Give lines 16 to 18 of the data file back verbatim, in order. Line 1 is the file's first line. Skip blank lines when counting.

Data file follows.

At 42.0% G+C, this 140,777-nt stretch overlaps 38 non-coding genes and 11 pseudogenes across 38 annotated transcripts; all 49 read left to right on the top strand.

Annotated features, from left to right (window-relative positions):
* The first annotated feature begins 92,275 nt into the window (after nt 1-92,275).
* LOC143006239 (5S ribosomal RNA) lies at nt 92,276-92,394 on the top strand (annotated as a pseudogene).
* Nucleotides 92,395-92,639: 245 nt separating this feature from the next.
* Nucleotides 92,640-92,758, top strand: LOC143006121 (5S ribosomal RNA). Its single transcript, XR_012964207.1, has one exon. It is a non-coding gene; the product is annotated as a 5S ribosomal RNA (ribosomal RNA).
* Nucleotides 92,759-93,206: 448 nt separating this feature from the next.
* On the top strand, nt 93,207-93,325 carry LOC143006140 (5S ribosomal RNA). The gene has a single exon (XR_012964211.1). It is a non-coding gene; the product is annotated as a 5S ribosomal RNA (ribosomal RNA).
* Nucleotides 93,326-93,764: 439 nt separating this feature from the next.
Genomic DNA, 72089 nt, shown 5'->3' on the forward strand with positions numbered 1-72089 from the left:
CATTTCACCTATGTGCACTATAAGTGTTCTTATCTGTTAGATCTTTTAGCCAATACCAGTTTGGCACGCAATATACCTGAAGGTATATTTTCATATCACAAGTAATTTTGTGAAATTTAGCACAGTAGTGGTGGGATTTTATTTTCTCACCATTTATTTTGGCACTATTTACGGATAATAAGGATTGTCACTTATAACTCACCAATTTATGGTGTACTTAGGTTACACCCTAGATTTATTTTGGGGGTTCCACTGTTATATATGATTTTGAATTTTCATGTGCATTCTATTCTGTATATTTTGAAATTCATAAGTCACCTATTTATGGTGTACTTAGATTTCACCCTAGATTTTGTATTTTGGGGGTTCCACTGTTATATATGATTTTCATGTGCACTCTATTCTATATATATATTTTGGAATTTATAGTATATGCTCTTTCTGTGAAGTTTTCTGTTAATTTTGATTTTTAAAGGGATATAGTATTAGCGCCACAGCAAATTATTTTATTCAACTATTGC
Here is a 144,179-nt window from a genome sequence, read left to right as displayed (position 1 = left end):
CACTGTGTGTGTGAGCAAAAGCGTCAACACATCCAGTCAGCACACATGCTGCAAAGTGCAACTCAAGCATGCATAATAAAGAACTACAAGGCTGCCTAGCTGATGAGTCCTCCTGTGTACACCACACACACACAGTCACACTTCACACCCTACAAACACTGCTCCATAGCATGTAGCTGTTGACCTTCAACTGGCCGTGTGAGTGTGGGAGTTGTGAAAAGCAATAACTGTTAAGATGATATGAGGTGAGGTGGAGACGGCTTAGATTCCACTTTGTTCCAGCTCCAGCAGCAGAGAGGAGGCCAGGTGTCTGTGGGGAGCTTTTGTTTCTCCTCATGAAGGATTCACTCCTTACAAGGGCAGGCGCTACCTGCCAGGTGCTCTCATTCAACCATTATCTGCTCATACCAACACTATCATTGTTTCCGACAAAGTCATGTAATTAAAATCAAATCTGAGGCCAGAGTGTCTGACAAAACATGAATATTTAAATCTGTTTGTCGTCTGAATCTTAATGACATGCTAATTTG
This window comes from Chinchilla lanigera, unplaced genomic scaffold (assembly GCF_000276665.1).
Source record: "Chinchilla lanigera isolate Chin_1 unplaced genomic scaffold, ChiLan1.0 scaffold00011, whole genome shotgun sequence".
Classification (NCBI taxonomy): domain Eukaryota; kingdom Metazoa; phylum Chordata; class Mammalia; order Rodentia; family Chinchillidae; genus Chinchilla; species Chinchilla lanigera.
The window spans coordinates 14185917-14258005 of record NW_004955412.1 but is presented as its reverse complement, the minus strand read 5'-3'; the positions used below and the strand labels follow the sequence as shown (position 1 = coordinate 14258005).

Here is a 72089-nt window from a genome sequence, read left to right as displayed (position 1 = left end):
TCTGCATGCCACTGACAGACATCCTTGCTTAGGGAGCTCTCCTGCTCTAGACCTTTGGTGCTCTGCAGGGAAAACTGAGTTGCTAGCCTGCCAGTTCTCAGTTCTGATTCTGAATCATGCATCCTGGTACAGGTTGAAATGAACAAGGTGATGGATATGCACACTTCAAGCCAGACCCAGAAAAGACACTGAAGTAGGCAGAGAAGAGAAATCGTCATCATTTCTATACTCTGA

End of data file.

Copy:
Classification (NCBI taxonomy): domain Eukaryota; kingdom Metazoa; phylum Chordata; class Mammalia; order Rodentia; family Chinchillidae; genus Chinchilla; species Chinchilla lanigera.
The window spans coordinates 14185917-14258005 of record NW_004955412.1 but is presented as its reverse complement, the minus strand read 5'-3'; the positions used below and the strand labels follow the sequence as shown (position 1 = coordinate 14258005).

Here is a 72089-nt window from a genome sequence, read left to right as displayed (position 1 = left end):